Annika (rhymes with Monica) Rose is an English major at the University of Illinois. Anxious in social situations where she finds most people’s behavior confusing, she’d rather be surrounded by the order and discipline of books or the quiet solitude of playing chess.
Jonathan Hoffman joined the chess club and lost his first game–and his heart–to the shy and awkward, yet brilliant and beautiful Annika. He admires her ability to be true to herself, quirks and all, and accepts the challenges involved in pursuing a relationship with her. Jonathan and Annika bring out the best in each other, finding the confidence and courage within themselves to plan a future together. What follows is a tumultuous yet tender love affair that withstands everything except the unforeseen tragedy that forces them apart, shattering their connection and leaving them to navigate their lives alone.
Now, a decade later, fate reunites Annika and Jonathan in Chicago. She’s living the life she wanted as a librarian. He’s a Wall Street whiz, recovering from a divorce and seeking a fresh start. The attraction and strong feelings they once shared are instantly rekindled, but until they confront the fears and anxieties that drove them apart, their second chance will end before it truly begins.
I wasn’t sure what to expect with this new novel by Graves but I read The Island a few years ago and absolutely loved it. I enjoyed that she was able to take a unique perspective and this book was completely engrossing from the start.
This story focused around the main character, Annika, who is on the Autism spectrum. Annika has previously struggled with relationships and friendships until she meets Jonathan in college in 1991.
I was very impressed by her ability to portray Annika’s perspective through the eyes of someone on the spectrum, and how just exhausting and confusing social situations can be. The book takes place in two different time periods (1991 and 2001) and the reader is aware something happened between Annika and Jonathan that initially pushed them apart but it isn’t clear at first what happened.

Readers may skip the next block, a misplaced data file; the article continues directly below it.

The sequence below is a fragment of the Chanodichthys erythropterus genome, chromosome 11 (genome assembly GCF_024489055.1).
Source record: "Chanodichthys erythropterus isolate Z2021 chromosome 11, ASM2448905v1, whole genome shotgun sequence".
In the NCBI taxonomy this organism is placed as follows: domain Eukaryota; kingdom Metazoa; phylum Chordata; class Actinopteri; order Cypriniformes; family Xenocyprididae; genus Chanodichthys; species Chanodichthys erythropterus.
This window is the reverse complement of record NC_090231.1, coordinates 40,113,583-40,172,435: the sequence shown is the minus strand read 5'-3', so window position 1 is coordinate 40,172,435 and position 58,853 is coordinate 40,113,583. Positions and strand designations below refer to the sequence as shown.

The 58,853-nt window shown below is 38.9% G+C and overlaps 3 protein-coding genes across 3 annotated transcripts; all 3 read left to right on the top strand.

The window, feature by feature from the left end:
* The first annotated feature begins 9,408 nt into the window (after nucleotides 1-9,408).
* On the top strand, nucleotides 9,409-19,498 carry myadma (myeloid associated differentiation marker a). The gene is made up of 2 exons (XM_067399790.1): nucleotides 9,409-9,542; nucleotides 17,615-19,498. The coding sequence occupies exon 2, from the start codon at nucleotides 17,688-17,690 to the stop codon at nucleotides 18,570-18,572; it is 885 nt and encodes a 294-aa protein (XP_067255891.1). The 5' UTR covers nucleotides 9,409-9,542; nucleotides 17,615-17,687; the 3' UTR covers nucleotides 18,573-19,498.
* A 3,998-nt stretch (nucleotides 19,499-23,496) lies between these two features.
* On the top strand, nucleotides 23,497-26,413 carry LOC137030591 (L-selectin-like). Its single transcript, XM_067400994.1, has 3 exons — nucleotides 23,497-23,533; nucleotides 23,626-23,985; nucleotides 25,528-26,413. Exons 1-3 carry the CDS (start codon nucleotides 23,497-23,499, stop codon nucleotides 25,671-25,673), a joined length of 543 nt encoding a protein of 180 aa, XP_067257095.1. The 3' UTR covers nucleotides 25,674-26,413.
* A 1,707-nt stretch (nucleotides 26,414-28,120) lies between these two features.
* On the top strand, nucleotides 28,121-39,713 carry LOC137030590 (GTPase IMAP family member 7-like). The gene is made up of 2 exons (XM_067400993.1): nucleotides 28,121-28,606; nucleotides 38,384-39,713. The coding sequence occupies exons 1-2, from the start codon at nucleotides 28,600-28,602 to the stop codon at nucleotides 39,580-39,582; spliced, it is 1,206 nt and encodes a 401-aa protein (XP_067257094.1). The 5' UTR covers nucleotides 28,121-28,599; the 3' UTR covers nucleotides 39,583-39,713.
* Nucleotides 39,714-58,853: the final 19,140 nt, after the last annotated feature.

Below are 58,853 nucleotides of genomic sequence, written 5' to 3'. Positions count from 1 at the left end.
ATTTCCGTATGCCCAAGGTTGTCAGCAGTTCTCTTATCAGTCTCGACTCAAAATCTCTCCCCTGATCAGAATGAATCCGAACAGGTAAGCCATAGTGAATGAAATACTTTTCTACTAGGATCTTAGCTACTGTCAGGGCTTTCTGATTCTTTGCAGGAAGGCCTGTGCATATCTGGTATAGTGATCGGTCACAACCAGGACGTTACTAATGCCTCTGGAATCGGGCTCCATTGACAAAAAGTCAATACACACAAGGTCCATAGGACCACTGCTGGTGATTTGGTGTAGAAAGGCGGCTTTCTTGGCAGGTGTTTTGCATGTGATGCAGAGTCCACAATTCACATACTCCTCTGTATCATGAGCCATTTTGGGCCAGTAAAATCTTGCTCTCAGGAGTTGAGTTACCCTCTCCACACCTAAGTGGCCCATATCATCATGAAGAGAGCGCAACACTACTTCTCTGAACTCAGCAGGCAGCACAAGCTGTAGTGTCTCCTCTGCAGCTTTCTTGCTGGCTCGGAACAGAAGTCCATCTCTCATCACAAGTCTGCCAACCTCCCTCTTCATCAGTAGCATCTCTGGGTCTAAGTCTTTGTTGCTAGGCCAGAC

When they meet again, both have changed and learned about themselves and I loved seeing this progression over time. I love books about second chances and also loved seeing the transformation of not only this relationship but also the characters individually. This was not only a romance but also a book about self-love and acceptance and also hard work. This was a beautiful book and it will stick with me for a long time. Thank you to St Martin’s Press and NetGalley for gifting me a copy of this book. All opinions are my own.
4 thoughts on “The Girl He Used To Know | Book Review”
I’m interested in reading just about every book that has a protagonist on the spectrum and reading your review immediately made me excited for this book. I’ve read two novels with female main characters who have Asperger’s this year (“The Kitchen Daughter” and “When My Heart Joins the Thousand”) and I hope this book will be just as good. Great review! 🙂
I think you will love this one! Thank you so much for your comment. 🙂 I will have to check out those books you mentioned!